Alleged refusal by Panama to make public a panel's future anti-corruption report has prompted the resignation of its chairman, renowned US economist Joseph Stiglitz. Panama has cited only "internal differences."
Stiglitz, whose seven-member committee was due to recommend transparency reforms late this year in the wake of the"Panama Papers" scandal, said Saturday members were "shocked" by the Panama government's backtracking.
"How could you have a committee on transparency that itself was not going to be transparent?," the Nobel prize winner of 2001 (pictured above) told the news agency AFP.
Another member who resigned, Mark Pieth, a law professor at Basel University, accused Panama of failing to implement its promise made in June to publish the panel's intended report.
"The government of Panama is under pressure from the business world - it's pulling back," Pieth saidd.
Stiglitz and Pieth in their joint statement said the committee "should disband."
'Deeper changes' needed
They commended Panama for implementing some measures, such as signing a deal with the US to swap bank data about depositors and applying tax information standards of the Organization of Economic Development (OECD) from 2018.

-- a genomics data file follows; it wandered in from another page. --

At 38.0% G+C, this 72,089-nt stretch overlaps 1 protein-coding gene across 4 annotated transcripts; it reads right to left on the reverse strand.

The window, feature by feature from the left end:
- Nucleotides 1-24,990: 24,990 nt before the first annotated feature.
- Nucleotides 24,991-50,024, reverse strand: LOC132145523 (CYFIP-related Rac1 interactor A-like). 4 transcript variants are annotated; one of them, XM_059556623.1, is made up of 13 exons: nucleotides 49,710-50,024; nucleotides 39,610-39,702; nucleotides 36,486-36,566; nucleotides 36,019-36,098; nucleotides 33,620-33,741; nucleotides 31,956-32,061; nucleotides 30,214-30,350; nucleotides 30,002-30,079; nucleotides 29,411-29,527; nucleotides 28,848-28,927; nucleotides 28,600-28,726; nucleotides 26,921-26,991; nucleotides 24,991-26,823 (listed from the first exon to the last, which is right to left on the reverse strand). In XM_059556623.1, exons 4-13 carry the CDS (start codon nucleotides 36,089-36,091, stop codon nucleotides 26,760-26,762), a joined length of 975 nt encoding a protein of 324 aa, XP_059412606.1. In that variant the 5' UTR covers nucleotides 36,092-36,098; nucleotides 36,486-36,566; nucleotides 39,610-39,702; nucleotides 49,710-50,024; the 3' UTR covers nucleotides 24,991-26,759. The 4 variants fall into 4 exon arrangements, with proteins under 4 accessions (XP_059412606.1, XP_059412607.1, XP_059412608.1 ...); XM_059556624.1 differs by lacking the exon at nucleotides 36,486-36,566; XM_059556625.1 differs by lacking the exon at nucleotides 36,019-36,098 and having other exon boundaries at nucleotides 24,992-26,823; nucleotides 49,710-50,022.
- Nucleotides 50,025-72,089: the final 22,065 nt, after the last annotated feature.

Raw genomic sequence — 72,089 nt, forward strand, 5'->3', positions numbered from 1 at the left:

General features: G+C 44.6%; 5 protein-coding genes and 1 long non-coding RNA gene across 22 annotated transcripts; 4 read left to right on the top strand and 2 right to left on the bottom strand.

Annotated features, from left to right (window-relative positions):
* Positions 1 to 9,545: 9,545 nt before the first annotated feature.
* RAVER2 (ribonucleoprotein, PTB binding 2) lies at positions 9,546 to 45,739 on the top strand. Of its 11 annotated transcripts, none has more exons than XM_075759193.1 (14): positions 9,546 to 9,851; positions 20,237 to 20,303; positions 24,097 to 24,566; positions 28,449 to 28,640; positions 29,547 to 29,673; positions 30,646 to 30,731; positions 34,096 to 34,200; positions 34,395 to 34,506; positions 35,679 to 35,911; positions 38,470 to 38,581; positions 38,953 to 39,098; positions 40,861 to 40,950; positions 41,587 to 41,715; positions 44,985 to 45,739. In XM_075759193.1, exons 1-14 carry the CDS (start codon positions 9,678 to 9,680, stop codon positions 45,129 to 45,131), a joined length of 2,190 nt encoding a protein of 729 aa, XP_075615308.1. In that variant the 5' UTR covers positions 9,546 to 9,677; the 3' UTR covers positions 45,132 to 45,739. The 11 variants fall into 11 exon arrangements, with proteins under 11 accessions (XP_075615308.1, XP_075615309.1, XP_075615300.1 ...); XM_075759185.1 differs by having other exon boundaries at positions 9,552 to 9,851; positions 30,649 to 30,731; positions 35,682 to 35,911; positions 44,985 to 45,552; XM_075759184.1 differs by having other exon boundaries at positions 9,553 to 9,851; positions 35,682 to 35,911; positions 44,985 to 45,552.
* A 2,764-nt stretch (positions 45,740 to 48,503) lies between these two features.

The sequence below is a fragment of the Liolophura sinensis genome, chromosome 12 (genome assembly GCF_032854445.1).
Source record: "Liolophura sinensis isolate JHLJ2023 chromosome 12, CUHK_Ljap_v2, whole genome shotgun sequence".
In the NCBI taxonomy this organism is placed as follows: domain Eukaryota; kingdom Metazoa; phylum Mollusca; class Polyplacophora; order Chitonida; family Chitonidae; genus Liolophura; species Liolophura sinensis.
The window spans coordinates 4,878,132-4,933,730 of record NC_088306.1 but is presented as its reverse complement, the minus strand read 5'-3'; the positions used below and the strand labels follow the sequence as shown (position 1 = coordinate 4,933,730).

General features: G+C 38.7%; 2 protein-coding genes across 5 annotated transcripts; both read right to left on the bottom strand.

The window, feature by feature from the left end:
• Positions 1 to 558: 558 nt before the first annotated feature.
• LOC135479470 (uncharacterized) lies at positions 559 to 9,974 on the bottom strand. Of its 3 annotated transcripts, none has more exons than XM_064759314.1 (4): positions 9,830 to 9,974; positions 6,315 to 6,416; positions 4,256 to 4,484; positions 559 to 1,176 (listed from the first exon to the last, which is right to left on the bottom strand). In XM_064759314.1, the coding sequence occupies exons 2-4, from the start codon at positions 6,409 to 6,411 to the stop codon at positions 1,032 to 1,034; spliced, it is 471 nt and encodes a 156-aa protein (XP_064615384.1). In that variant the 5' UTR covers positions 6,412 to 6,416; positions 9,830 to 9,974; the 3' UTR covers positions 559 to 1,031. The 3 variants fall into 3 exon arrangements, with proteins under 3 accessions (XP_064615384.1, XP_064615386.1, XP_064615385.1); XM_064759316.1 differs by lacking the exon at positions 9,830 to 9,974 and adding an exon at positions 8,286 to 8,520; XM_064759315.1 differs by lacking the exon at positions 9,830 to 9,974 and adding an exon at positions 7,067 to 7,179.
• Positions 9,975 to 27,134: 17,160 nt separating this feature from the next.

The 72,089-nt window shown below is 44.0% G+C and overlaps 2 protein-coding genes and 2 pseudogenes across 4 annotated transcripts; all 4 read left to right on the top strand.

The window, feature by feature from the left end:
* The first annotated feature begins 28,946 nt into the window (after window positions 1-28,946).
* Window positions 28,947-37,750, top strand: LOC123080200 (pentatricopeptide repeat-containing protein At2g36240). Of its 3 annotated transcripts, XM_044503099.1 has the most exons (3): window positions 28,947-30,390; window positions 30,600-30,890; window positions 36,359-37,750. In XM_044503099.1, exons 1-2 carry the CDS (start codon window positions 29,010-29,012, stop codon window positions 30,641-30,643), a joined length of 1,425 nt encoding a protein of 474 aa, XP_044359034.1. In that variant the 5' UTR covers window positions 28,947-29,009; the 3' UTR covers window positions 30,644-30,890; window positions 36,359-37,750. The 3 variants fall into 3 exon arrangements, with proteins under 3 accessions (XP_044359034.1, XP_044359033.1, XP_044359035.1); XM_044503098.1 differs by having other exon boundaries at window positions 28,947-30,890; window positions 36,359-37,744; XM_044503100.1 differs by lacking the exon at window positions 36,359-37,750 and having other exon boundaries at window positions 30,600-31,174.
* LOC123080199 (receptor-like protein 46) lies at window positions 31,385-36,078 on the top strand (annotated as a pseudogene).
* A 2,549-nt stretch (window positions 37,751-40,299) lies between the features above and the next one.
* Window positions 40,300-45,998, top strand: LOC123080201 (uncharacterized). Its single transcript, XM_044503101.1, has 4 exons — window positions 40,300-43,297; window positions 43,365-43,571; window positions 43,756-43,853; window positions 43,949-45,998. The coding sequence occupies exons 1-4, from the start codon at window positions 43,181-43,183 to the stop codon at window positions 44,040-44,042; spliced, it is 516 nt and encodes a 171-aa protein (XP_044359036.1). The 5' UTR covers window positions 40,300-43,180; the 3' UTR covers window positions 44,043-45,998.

But, they warned that Panama needed "deeper changes." If it failed to keep pace, it risked "substantial" damage to its reputation.
Stiglitz said global standards had to be applied in tax havens such as Panama to overcome secrecy that was fostering "socially destructive" activities.
"If there was more transparency, it would be much easier to suppress it," they said.
'Big names' exposed
The "Panama Papers" published by media outlets in April detailed murky offshore financial dealings gleaned from leaked papers of a Panamanian law firm, Mossack Fonseca.
Those leaks exposed assets in tax havens held by a host of high-profile politicians, celebrities and sports stars.
Responding to the resignations from its reform panel, Panama's government gave no further details, citing only "internal differences."
Last month, Transparency International said multi-national corporations colluding with corrupt officials were engaged in unscrupulous practices that were exacerbating poverty.
ipj/bw (AFP, AP)